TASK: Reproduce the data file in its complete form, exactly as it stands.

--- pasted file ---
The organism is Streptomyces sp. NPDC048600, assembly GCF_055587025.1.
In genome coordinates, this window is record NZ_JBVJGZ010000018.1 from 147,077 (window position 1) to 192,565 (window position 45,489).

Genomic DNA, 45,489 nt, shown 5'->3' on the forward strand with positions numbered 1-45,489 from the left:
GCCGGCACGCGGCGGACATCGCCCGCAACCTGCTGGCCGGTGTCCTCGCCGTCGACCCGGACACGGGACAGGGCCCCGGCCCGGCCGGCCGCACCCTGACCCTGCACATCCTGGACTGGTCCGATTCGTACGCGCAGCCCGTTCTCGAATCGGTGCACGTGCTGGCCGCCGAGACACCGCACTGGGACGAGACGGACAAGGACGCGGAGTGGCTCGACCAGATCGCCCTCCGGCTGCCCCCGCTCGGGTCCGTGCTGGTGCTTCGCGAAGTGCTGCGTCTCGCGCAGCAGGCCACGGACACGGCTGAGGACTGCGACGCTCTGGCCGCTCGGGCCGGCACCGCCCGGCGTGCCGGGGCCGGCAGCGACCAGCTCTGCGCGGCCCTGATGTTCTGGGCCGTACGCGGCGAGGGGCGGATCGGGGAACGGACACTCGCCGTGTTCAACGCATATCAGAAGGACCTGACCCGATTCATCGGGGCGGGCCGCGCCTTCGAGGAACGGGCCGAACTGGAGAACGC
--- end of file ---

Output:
The organism is Streptomyces sp. NPDC048600, assembly GCF_055587025.1.
In genome coordinates, this window is record NZ_JBVJGZ010000018.1 from 147,077 (window position 1) to 192,565 (window position 45,489).

Genomic DNA, 45,489 nt, shown 5'->3' on the forward strand with positions numbered 1-45,489 from the left:
GCCGGCACGCGGCGGACATCGCCCGCAACCTGCTGGCCGGTGTCCTCGCCGTCGACCCGGACACGGGACAGGGCCCCGGCCCGGCCGGCCGCACCCTGACCCTGCACATCCTGGACTGGTCCGATTCGTACGCGCAGCCCGTTCTCGAATCGGTGCACGTGCTGGCCGCCGAGACACCGCACTGGGACGAGACGGACAAGGACGCGGAGTGGCTCGACCAGATCGCCCTCCGGCTGCCCCCGCTCGGGTCCGTGCTGGTGCTTCGCGAAGTGCTGCGTCTCGCGCAGCAGGCCACGGACACGGCTGAGGACTGCGACGCTCTGGCCGCTCGGGCCGGCACCGCCCGGCGTGCCGGGGCCGGCAGCGACCAGCTCTGCGCGGCCCTGATGTTCTGGGCCGTACGCGGCGAGGGGCGGATCGGGGAACGGACACTCGCCGTGTTCAACGCATATCAGAAGGACCTGACCCGATTCATCGGGGCGGGCCGCGCCTTCGAGGAACGGGCCGAACTGGAGAACGC